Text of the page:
One of a handful of races where Republicans have a shot at stealing a seat in the state Senate is in Westchester County, where Assemblyman George Latimer is squaring off against Bob Cohen, a businessman, for the seat held by retiring Democratic Sen. Suzi Oppenheimer. An Oct. 3 Siena poll showed a close race, with 44 percent of voters supporting Latimer and 41 percent for Cohen. Latimer’s team has dredged up lawsuits filed against Cohen for being a slumlord, which Cohen’s campaign has vigorously denied.
Sen. Greg Ball (R, C, I) vs. Justin Wagner (D, WFP, Green)
One of the strangest Senate races is between state Sen. Greg Ball and the challenger, Justin Wagner, a lawyer and Democratic district leader. The Hudson Valley race has featured name-calling (the Ball campaign refers to their opponent as “Wacky Wagner”), competing dance videos, and squabbles over which one is taking a stronger stand on hydrofracking. Wagner’s fundraising totals in the Hudson Valley district – which includes parts of Dutchess, Putnam, and Westchester counties – haven’t been as large as his opponent’s, but they’ve picked up in the closing weeks of the campaign.
Cecilia Tkaczyk (D, WFP, Green) vs. George Amedore Jr. (R, C, I)
The new 46th Senate District was created during redistricting in what was widely seen as a controversial move by Republicans to help hold onto its majority – and it was also seen as tailor-made for businessman George Amedore to run in. While Amedore has a huge fundraising lead in the race – a 4-to-1 advantage a month before the election – Democrats have targeted the race as one they are serious about competing in. A Siena poll last week showed Amedore with a close, three-point lead, while Tkaczyk’s backers have been urging Gov. Andrew Cuomo to endorse her.
District 1: Sen. Ken LaValle (R, C, I) vs. Bridget Fleming (D, WFP)
District 4: Sen. Philip Boyle (R, C, I) vs. Ricardo Montano (D, WFP)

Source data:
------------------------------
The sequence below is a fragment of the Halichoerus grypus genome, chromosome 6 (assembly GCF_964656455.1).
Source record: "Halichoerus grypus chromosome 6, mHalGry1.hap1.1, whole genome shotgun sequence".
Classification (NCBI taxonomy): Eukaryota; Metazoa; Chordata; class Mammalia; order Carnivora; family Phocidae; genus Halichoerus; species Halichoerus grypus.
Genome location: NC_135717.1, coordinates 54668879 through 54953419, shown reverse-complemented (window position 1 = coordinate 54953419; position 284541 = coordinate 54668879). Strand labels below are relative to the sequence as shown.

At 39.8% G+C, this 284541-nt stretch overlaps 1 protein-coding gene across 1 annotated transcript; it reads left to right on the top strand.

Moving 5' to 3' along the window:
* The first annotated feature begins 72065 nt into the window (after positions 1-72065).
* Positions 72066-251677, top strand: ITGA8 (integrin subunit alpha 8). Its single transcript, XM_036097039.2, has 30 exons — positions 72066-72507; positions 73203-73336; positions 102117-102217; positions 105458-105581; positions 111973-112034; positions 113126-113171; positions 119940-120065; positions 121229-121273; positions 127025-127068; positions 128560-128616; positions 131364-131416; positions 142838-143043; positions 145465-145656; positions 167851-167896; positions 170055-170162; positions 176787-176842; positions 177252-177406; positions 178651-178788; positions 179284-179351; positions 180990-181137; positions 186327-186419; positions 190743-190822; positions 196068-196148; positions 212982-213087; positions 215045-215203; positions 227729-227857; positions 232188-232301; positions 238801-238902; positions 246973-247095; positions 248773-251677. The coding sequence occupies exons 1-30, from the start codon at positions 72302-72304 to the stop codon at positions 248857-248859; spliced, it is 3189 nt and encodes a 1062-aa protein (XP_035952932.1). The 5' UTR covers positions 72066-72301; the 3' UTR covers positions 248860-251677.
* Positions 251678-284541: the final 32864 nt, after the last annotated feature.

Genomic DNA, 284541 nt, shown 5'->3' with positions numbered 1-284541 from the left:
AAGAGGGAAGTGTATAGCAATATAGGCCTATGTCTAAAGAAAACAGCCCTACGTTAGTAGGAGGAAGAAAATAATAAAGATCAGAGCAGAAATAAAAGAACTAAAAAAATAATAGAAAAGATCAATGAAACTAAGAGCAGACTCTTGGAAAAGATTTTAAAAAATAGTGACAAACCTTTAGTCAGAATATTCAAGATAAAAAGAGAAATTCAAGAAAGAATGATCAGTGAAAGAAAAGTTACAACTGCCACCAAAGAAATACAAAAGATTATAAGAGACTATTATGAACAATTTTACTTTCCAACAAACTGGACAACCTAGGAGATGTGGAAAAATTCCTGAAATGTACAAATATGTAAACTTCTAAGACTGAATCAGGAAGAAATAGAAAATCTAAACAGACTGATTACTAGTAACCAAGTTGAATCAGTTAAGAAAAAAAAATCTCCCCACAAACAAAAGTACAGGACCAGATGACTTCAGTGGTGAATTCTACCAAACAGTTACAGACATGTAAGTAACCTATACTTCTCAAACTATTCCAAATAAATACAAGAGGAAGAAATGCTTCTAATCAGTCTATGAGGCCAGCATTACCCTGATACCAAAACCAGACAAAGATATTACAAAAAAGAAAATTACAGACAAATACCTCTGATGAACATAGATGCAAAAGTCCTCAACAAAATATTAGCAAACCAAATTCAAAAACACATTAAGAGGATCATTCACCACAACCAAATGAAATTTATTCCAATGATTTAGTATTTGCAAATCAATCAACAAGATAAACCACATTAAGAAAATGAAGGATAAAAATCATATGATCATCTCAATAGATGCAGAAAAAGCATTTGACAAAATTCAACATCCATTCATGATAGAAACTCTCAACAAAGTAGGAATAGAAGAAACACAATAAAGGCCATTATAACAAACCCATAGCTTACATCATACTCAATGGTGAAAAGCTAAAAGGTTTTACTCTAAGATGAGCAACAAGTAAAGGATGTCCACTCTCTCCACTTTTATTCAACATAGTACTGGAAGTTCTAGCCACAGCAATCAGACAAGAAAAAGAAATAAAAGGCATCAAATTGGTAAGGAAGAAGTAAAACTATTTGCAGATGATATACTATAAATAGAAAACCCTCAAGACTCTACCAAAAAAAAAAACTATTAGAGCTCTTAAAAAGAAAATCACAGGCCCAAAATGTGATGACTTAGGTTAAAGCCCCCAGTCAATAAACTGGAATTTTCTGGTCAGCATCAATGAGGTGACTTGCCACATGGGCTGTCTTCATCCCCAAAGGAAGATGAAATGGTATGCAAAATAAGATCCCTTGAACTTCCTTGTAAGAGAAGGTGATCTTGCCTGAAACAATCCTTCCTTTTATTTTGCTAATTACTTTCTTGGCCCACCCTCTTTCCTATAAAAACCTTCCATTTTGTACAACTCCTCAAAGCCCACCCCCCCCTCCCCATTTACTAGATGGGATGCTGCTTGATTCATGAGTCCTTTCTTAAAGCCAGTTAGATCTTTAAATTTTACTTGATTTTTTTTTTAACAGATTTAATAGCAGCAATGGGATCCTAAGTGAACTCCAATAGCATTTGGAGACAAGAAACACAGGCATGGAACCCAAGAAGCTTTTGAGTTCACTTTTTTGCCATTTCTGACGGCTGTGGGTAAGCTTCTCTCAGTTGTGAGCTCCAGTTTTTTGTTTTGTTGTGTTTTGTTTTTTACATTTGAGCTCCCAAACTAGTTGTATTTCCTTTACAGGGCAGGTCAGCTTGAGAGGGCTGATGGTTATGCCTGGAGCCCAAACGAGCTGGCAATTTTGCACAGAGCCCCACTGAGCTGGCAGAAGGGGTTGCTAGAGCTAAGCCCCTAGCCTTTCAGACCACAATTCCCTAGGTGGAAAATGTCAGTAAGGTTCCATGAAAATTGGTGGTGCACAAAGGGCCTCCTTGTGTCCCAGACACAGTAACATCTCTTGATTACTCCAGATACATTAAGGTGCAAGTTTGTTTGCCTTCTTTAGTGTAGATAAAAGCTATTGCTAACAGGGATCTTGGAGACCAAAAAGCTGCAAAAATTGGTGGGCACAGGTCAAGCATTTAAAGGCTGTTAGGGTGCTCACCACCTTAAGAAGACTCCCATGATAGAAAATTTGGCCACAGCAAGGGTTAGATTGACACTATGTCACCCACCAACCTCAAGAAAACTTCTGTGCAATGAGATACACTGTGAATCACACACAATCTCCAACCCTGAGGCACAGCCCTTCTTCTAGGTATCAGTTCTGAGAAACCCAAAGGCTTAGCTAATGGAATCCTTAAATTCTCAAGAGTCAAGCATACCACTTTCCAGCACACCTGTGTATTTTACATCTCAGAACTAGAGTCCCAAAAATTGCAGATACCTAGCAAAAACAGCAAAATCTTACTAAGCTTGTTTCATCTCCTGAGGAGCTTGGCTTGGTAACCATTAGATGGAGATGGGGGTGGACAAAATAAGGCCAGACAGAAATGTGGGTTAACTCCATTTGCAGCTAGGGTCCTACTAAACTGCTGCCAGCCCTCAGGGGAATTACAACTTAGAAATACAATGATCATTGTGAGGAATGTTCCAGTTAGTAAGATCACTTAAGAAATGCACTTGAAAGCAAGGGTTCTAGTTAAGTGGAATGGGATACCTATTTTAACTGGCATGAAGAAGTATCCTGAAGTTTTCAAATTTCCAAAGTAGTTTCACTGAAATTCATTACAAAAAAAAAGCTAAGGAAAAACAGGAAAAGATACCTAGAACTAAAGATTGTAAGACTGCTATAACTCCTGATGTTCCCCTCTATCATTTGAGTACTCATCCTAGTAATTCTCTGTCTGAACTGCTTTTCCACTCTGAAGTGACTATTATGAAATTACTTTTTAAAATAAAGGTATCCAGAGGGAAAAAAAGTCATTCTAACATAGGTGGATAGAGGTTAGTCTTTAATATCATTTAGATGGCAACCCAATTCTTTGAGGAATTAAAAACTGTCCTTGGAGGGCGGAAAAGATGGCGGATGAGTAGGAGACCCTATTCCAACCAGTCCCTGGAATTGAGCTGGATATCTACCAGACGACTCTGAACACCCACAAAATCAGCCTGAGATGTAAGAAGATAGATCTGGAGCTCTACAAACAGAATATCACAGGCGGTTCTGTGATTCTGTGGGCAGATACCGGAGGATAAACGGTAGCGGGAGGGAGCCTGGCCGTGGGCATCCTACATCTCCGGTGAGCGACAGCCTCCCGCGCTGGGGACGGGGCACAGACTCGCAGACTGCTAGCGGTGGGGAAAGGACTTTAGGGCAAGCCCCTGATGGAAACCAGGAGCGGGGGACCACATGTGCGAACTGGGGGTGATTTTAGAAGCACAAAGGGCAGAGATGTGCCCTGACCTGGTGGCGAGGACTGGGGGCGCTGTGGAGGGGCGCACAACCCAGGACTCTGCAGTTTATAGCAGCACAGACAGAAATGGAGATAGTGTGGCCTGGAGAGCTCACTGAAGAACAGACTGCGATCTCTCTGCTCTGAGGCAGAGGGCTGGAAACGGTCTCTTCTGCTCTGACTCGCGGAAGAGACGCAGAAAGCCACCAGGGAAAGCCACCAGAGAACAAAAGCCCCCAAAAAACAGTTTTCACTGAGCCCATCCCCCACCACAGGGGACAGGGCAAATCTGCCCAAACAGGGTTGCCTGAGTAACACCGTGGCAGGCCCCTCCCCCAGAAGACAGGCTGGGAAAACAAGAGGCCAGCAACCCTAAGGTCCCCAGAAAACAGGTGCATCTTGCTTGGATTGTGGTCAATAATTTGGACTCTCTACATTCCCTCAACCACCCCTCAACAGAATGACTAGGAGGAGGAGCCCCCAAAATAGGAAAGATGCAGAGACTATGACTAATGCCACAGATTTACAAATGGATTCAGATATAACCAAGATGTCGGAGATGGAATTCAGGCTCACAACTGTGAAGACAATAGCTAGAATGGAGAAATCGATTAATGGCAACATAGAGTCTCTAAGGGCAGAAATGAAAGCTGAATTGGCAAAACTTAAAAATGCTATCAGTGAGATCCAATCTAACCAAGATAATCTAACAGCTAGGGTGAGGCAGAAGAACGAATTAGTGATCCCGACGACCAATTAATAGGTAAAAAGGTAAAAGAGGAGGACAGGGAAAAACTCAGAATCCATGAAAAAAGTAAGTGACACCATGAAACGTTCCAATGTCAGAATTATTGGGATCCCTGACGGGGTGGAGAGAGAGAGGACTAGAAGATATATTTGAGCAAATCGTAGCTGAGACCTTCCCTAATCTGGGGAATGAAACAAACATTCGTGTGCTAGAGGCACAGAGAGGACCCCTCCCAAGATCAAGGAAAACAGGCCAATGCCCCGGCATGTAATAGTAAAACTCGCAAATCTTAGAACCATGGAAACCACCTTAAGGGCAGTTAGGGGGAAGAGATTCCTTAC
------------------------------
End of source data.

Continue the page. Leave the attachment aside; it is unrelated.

District 6: Sen. Kemp Hannon (R, C, I) vs. Ryan Cronin (D, WFP)
Democrats have long been hopeful that they can steal a seat or two in Long Island, given its changing demographics, and this year is no different. Republicans, who hold all of the state Senate seats in Suffolk and Nassau counties, won’t be giving them up easily, but Democrats say that Ryan Cronin, a lawyer, may have a shot at upsetting the veteran Sen. Kemp Hannon in Nassau County, while Sen. Philip Boyle and Sen. Ken LaValle are also facing tough challenges in Suffolk County.
Stephen Saland (R, I) vs. Terry Gipson (D, WFP) vs. Neil DiCarlo (C)
Sen. Stephen Saland, who represents parts of Dutchess and Putnam counties, narrowly won his primary race after a historic vote for same-sex marriage last year. He now faces his primary challenger, Neil DiCarlo, who’s still on the Conservative line, as well as Democrat Terry Gipson. Saland, one of four Republicans to vote for same-sex marriage, has been bolstered by campaign contributions from the gay community and also won the backing of Gov. Andrew Cuomo.
Ted O’Brien (D, WFP) vs. Sean Hanna (R, C, I)
Sen. James Alesi, one of the four GOP senators to support same-sex marriage, declined to run for re-election, though the reason likely had more to do with an ill-considered lawsuit he filed after trespassing on a constituent’s property. The race between Ted O’Brien, a county legislator, and Assemblyman Sean Hanna has focused on other issues. A Nov. 2 Siena poll showed O’Brien with an 11-point lead, reversing a lead for Hanna in a poll a month before, due perhaps to a Democratic enrollment edge in the district.